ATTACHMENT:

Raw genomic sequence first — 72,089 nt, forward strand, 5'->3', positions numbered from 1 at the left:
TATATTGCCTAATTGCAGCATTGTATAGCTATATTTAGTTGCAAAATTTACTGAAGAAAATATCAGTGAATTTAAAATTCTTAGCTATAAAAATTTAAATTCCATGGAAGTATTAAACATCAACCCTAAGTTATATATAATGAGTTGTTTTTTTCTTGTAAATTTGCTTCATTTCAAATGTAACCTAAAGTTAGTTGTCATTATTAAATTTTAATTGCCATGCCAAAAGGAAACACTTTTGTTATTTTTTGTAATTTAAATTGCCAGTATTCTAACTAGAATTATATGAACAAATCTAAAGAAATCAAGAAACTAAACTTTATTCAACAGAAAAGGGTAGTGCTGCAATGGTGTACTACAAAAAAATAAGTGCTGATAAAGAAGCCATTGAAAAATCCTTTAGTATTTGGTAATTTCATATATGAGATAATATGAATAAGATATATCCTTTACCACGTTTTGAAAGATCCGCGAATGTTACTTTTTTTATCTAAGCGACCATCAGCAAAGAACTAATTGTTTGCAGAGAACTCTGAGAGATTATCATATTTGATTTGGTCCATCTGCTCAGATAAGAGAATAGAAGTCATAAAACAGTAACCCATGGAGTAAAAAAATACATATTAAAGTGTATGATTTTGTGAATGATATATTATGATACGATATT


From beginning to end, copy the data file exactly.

Raw genomic sequence first — 72,089 nt, forward strand, 5'->3', positions numbered from 1 at the left:
TATATTGCCTAATTGCAGCATTGTATAGCTATATTTAGTTGCAAAATTTACTGAAGAAAATATCAGTGAATTTAAAATTCTTAGCTATAAAAATTTAAATTCCATGGAAGTATTAAACATCAACCCTAAGTTATATATAATGAGTTGTTTTTTTCTTGTAAATTTGCTTCATTTCAAATGTAACCTAAAGTTAGTTGTCATTATTAAATTTTAATTGCCATGCCAAAAGGAAACACTTTTGTTATTTTTTGTAATTTAAATTGCCAGTATTCTAACTAGAATTATATGAACAAATCTAAAGAAATCAAGAAACTAAACTTTATTCAACAGAAAAGGGTAGTGCTGCAATGGTGTACTACAAAAAAATAAGTGCTGATAAAGAAGCCATTGAAAAATCCTTTAGTATTTGGTAATTTCATATATGAGATAATATGAATAAGATATATCCTTTACCACGTTTTGAAAGATCCGCGAATGTTACTTTTTTTATCTAAGCGACCATCAGCAAAGAACTAATTGTTTGCAGAGAACTCTGAGAGATTATCATATTTGATTTGGTCCATCTGCTCAGATAAGAGAATAGAAGTCATAAAACAGTAACCCATGGAGTAAAAAAATACATATTAAAGTGTATGATTTTGTGAATGATATATTATGATACGATATT